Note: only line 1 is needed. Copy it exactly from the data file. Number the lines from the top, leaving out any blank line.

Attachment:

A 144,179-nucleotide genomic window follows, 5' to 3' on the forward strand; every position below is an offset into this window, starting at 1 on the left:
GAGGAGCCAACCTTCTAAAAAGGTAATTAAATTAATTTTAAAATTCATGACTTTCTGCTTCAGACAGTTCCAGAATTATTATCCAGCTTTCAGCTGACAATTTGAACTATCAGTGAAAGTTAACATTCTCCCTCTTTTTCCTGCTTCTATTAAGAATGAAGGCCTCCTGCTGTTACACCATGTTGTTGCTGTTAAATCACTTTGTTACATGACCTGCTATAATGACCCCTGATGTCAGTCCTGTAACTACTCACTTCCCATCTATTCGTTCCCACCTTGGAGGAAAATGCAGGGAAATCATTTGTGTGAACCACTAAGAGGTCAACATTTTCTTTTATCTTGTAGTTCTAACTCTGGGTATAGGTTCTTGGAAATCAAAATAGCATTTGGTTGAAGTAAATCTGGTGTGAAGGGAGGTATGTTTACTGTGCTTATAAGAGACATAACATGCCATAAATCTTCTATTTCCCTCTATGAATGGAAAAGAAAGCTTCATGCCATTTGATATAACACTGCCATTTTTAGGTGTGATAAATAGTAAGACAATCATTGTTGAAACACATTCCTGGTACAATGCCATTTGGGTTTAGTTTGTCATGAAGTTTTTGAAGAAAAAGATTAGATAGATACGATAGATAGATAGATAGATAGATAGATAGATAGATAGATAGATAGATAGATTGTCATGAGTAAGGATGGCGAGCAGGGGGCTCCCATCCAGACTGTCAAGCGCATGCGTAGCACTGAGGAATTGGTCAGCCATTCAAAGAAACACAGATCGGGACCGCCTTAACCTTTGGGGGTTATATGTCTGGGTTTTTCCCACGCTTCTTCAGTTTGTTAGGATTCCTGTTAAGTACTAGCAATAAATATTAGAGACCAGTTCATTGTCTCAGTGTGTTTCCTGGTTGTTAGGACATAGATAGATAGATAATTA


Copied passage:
A 144,179-nucleotide genomic window follows, 5' to 3' on the forward strand; every position below is an offset into this window, starting at 1 on the left: